Results and Discussion

The researchers adopted a two-phase analysis of data for convenience. The first part involved the analysis of the dead-end typed filtration of activated sludge. Analysis entailed adjusting time to allow various MLSS concentrations with activated sludge mixtures to settle. They also withdrew some elements of the liquid on the surface and exposed it to air. Chang and Kim noted that there was a reduction in flux in the process of ultrafiltration because of the adjusted settling time. This allowed researchers to note the change in MLSS. Therefore, analysis of fouling trend involved quantitative method in which they calculated different resistances, ratio, and the exact specific cake resistance and then presented results as a summary.

The second analysis involved continuous-fed submerged MBR and tertiary treatment with membrane. The researchers expected an improved performance in flux relative to the MBR procedure because the resultant waste matter had already undergone clarification and had low concentration of MLSS. Analysis also involved a comparison between tertiary treatment and lab-scale and the submerged MBR based on operation time.

Therefore, one can observe that all major processes that required analyses were presented a manner that was simple to understand for the study audience. Hence, other researchers can easily follow the analysis processes in this study.

Conclusion

From the study results, Chang and Kim concluded that cake resistance declined with the decrease in concentration of MLSS. They also observed that certain cake resistance increased when there was a decline in MLSS concentration. That is, the two exhibited opposite patterns despite their similar theoretical underpinnings. This showed that specific cake resistance was not a suitable standard for determining the level of cake fouling, particularly with low concentrated MSLL. In tertiary treatment, the researchers expected good results in flux outcomes relative to MBR process. In both cases of tertiary treatment and submerged MBR, there was no observable change in performance of flux. The secondary waste material had small particles, but the flux did not improve relative to MBR even under lower concentration of MLSS. Therefore, from a perspective of membrane fouling and wastewater treatment, tertiary wastewater treatment with membrane does not offer any additional advantages over the MBR process.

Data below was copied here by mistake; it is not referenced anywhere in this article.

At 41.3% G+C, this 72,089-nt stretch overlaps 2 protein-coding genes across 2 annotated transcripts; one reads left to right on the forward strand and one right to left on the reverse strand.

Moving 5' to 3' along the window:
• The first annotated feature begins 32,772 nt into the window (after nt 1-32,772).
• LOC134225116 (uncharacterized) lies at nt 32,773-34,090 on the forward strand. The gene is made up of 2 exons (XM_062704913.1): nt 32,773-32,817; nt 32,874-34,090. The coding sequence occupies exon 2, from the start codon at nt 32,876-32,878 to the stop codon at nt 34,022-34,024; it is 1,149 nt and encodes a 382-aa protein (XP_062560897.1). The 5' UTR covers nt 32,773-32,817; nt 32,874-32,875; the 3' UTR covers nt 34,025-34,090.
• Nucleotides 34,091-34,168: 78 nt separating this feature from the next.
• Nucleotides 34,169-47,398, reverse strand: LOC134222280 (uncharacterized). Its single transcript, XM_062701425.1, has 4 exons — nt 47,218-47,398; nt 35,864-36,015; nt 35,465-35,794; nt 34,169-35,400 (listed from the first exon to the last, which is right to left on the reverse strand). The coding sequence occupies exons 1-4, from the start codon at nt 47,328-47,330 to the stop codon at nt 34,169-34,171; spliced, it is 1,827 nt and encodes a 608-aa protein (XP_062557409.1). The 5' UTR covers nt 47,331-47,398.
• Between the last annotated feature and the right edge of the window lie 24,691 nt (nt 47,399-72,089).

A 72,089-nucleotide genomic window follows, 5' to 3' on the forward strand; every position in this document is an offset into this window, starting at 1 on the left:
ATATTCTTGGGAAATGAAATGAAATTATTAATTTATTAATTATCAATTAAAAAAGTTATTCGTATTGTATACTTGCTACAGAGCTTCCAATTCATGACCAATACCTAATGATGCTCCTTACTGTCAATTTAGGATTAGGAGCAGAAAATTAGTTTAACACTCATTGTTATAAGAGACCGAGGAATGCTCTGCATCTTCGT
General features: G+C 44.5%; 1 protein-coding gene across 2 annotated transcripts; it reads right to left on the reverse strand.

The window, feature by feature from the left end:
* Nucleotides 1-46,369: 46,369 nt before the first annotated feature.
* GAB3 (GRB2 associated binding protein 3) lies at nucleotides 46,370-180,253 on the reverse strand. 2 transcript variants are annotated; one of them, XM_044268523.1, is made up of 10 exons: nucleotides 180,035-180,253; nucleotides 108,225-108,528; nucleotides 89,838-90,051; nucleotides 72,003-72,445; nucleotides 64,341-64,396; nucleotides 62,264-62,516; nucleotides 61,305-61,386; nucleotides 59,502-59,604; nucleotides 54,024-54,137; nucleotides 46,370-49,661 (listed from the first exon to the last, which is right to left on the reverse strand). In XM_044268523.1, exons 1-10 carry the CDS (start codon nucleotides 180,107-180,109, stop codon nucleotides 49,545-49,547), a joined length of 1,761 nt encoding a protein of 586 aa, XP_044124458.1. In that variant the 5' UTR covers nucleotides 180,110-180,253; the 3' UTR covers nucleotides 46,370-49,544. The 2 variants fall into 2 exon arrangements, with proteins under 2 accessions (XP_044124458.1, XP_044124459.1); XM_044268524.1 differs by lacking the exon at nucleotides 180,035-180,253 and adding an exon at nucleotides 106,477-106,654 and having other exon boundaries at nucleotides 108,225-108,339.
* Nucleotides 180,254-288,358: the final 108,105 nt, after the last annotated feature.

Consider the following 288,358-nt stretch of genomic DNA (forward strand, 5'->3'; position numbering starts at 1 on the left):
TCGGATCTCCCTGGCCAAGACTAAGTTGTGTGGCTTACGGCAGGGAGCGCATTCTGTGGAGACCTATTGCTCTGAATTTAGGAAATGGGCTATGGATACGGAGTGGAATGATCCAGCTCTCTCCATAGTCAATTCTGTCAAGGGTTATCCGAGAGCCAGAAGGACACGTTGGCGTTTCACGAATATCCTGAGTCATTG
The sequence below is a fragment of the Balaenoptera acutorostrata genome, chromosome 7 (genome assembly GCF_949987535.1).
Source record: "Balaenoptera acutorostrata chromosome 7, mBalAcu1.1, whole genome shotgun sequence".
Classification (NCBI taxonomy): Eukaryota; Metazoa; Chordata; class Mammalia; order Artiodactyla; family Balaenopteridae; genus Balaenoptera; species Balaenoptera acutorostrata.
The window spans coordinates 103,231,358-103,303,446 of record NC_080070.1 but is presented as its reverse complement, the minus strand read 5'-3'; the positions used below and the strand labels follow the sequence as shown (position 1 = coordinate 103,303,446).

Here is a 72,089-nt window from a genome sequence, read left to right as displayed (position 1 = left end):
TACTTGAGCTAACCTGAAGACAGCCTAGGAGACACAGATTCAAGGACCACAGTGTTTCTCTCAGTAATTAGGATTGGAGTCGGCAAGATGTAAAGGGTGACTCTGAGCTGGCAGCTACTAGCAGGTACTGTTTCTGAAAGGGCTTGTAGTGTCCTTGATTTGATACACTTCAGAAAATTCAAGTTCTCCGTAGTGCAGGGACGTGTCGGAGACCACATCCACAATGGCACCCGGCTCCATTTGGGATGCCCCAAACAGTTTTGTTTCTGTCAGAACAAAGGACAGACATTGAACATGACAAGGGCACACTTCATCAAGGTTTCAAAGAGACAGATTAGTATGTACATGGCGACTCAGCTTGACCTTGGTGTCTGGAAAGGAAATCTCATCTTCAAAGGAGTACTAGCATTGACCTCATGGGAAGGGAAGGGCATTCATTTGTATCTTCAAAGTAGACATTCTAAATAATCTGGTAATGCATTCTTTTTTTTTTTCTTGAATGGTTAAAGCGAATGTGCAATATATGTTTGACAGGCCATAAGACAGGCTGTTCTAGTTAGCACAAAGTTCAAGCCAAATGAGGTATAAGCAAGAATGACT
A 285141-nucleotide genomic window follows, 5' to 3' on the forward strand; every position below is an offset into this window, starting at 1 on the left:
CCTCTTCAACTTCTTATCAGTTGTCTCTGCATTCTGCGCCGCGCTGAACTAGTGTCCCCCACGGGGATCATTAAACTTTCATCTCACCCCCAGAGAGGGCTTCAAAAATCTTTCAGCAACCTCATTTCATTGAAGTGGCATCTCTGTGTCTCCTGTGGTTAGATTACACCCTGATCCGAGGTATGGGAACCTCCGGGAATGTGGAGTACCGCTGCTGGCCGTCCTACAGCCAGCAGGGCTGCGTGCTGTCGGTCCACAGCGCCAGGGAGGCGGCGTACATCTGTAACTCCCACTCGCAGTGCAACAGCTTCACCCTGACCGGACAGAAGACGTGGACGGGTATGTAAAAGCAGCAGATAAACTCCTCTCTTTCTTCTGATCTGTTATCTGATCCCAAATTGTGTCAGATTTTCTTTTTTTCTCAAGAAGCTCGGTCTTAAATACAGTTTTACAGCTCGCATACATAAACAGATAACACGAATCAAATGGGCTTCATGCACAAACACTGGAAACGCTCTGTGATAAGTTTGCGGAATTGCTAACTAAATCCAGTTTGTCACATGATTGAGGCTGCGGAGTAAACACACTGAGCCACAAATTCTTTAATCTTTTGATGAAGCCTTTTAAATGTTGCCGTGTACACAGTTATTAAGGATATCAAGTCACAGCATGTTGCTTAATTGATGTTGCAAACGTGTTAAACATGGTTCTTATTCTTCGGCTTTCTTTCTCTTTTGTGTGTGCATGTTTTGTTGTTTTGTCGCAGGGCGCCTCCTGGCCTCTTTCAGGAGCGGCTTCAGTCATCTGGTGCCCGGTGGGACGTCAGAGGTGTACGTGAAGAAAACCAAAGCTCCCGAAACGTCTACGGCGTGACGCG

Chang and Kim (2005) provided conclusion for their study and indicated that tertiary wastewater treatment was not beneficial. This is an implication for industry professionals to adopt effective processes and eliminate unnecessary procedures in wastewater treatment.

References

Baker, R. W. (2004). Membrane Technology and Applications (2nd ed.). West Sussex: John Wiley & Sons.

Bourgeous, N., Darby, L., and Tchobanoglous, T. (2001). Ultrafiltration of wastewater: effects of particles, mode of operation, and backwash effectiveness. Water Res., 35, 77-90.

Chang, I-S., and Kim, S-N. (2005). Wastewater treatment using membrane filtration—effect of biosolids concentration on cake resistance. Process Biochemistry, 40, 1307–1314.    doi:10.1016/j.procbio.2004.06.019.

Chang, S., Le-Clech, P., Jefferson, B., and Judd, S. (2002). Membrane fouling in membrane bioreactors for wastewater treatment. Journal of Environmental Engineering, 128(11), 1018–29.

Chang, S., Lee, H., and Ahn, K. (1999). Membrane filtration characteristics in membrane coupled activated sludge system: the effect of floc structure on membrane fouling. Sep Sci Technology, 34, 1743–58.

Defrance, L., and Jaffrin, Y. (1999). Comparison between filtrations at fixed transmembrane pressure and fixed permeate flux: application to a membrane bioreactor used for wastewater treatment. Journal of Membrane Sci., 152, 203–10.

Greenberg, A. E. (1992). Standard Methods for the examination of water and wastewater (18th ed.). Washington, DC: APHA-AWWA-WEF.

Ishiguro, K., Imai, K., and Sawada, S. (1994). Effects of biological treatment conditions on permeate flux of UF membrane in a membrane/activated sludge wastewater treatment system. Desalination, 98, 119–26.

Sato, T., and Ishii, Y. (1991). Effects of activated sludge properties on water flux of ultrafiltration membrane used for human excrement treatment. Water Sci Technology, 23, 1601–8.